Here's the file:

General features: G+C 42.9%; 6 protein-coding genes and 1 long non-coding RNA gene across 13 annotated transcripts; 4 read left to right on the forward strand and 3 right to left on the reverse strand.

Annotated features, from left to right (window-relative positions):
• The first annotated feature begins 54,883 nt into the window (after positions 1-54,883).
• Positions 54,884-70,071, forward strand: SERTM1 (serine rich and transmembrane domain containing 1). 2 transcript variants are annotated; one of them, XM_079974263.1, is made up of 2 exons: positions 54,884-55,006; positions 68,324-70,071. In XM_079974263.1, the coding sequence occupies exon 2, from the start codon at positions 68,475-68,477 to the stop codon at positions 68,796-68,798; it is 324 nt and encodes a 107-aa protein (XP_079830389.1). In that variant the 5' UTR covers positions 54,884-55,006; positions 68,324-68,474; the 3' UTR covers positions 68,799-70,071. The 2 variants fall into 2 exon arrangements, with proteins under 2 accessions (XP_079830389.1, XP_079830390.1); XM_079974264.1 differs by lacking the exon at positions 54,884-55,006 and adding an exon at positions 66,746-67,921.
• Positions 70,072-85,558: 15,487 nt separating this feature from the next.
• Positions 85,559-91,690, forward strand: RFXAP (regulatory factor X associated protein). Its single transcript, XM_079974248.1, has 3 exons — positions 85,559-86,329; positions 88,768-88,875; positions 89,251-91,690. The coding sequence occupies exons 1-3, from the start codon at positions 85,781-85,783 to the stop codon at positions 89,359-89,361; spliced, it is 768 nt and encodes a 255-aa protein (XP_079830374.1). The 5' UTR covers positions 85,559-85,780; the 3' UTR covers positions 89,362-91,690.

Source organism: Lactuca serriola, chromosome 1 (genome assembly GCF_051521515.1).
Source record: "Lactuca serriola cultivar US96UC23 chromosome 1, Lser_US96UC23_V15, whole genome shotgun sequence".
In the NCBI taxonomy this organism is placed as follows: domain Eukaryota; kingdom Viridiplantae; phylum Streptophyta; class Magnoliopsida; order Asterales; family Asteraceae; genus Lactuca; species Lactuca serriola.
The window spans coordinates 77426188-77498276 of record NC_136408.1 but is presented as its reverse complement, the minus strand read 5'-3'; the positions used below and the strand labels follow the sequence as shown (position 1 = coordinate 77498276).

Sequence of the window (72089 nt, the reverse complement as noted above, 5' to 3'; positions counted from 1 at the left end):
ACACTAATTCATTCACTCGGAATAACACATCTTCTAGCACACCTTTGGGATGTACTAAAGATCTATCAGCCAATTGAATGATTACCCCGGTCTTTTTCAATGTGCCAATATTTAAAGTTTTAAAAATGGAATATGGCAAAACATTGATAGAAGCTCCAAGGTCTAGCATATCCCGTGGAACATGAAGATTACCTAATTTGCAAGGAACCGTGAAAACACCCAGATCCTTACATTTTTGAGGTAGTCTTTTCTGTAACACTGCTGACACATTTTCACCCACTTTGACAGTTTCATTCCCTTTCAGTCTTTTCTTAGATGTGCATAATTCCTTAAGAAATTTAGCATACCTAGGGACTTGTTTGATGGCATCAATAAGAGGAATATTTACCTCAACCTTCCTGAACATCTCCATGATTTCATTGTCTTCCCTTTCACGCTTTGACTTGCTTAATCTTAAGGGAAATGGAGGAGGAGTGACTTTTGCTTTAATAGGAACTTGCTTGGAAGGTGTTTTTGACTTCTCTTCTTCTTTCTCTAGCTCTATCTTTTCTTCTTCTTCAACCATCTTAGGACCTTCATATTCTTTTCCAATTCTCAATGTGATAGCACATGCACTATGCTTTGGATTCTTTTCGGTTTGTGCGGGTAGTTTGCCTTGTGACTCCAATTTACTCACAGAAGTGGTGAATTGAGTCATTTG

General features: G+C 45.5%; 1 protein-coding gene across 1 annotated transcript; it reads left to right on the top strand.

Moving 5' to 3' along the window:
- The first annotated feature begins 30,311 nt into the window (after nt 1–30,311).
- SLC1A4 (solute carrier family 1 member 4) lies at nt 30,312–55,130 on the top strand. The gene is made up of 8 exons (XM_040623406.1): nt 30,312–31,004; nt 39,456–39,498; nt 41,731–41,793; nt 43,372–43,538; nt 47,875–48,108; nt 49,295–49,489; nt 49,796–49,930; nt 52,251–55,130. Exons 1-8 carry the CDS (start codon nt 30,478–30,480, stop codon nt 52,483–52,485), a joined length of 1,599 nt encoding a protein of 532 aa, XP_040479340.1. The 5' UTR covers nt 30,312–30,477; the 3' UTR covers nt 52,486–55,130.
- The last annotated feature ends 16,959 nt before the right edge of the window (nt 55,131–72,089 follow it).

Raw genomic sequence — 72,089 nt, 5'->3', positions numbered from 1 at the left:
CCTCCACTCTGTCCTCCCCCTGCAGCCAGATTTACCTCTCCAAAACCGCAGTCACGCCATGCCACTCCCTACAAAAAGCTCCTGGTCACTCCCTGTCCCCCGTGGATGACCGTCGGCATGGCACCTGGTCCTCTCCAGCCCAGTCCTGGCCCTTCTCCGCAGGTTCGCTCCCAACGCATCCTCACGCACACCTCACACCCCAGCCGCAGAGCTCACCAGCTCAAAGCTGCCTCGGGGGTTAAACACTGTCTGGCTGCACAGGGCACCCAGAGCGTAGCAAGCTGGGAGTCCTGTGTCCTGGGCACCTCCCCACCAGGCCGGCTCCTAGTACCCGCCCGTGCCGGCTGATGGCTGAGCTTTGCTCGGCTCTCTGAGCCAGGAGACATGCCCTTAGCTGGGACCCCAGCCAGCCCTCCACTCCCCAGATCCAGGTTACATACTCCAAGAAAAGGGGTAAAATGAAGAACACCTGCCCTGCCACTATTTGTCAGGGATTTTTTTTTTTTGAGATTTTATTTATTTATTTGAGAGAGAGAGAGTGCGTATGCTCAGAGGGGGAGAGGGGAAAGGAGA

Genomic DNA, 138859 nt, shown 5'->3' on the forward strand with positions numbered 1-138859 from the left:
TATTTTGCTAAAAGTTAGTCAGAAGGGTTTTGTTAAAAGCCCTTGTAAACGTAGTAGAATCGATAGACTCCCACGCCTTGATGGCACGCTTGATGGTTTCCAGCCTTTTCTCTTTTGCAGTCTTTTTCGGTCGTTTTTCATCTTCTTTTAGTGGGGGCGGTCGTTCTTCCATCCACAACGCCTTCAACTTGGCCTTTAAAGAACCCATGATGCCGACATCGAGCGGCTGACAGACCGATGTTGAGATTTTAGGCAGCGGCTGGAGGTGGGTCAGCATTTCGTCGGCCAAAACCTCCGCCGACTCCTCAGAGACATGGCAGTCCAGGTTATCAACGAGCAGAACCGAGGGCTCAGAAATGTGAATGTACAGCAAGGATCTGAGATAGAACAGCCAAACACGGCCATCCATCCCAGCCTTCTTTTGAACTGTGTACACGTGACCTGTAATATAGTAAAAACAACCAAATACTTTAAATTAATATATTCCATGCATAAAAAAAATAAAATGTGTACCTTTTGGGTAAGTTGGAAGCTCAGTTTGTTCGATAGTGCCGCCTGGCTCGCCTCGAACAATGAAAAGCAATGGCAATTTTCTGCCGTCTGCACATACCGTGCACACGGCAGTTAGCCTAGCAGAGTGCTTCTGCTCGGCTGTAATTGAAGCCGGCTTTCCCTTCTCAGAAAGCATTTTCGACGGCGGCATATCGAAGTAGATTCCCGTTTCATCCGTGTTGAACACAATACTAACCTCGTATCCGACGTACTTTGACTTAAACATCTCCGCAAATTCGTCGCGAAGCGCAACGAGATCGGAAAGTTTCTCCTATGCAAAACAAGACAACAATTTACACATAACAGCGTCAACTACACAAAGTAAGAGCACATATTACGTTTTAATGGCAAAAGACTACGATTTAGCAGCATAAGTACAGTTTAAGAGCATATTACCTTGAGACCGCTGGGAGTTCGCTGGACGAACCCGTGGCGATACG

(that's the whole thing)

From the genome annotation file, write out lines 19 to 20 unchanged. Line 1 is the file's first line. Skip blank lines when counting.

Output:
CCTCCACTCTGTCCTCCCCCTGCAGCCAGATTTACCTCTCCAAAACCGCAGTCACGCCATGCCACTCCCTACAAAAAGCTCCTGGTCACTCCCTGTCCCCCGTGGATGACCGTCGGCATGGCACCTGGTCCTCTCCAGCCCAGTCCTGGCCCTTCTCCGCAGGTTCGCTCCCAACGCATCCTCACGCACACCTCACACCCCAGCCGCAGAGCTCACCAGCTCAAAGCTGCCTCGGGGGTTAAACACTGTCTGGCTGCACAGGGCACCCAGAGCGTAGCAAGCTGGGAGTCCTGTGTCCTGGGCACCTCCCCACCAGGCCGGCTCCTAGTACCCGCCCGTGCCGGCTGATGGCTGAGCTTTGCTCGGCTCTCTGAGCCAGGAGACATGCCCTTAGCTGGGACCCCAGCCAGCCCTCCACTCCCCAGATCCAGGTTACATACTCCAAGAAAAGGGGTAAAATGAAGAACACCTGCCCTGCCACTATTTGTCAGGGATTTTTTTTTTTTGAGATTTTATTTATTTATTTGAGAGAGAGAGAGTGCGTATGCTCAGAGGGGGAGAGGGGAAAGGAGA

Genomic DNA, 138859 nt, shown 5'->3' on the forward strand with positions numbered 1-138859 from the left: